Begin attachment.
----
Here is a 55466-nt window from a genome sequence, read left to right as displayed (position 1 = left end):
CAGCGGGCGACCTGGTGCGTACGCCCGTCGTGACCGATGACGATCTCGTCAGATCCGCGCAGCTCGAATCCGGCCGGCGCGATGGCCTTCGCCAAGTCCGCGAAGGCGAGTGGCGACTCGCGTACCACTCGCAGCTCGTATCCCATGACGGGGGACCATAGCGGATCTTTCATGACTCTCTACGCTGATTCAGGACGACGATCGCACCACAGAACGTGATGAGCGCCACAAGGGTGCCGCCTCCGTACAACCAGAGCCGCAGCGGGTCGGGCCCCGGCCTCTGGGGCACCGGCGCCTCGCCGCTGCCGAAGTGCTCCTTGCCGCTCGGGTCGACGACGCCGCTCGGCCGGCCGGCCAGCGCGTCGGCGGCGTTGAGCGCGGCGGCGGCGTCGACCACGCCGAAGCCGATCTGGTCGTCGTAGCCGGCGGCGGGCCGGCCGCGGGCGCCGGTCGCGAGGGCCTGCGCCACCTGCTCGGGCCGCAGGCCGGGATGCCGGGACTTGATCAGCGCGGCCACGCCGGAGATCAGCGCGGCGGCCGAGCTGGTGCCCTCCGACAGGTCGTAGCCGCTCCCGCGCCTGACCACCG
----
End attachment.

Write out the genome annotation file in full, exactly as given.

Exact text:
Here is a 55466-nt window from a genome sequence, read left to right as displayed (position 1 = left end):
CAGCGGGCGACCTGGTGCGTACGCCCGTCGTGACCGATGACGATCTCGTCAGATCCGCGCAGCTCGAATCCGGCCGGCGCGATGGCCTTCGCCAAGTCCGCGAAGGCGAGTGGCGACTCGCGTACCACTCGCAGCTCGTATCCCATGACGGGGGACCATAGCGGATCTTTCATGACTCTCTACGCTGATTCAGGACGACGATCGCACCACAGAACGTGATGAGCGCCACAAGGGTGCCGCCTCCGTACAACCAGAGCCGCAGCGGGTCGGGCCCCGGCCTCTGGGGCACCGGCGCCTCGCCGCTGCCGAAGTGCTCCTTGCCGCTCGGGTCGACGACGCCGCTCGGCCGGCCGGCCAGCGCGTCGGCGGCGTTGAGCGCGGCGGCGGCGTCGACCACGCCGAAGCCGATCTGGTCGTCGTAGCCGGCGGCGGGCCGGCCGCGGGCGCCGGTCGCGAGGGCCTGCGCCACCTGCTCGGGCCGCAGGCCGGGATGCCGGGACTTGATCAGCGCGGCCACGCCGGAGATCAGCGCGGCGGCCGAGCTGGTGCCCTCCGACAGGTCGTAGCCGCTCCCGCGCCTGACCACCG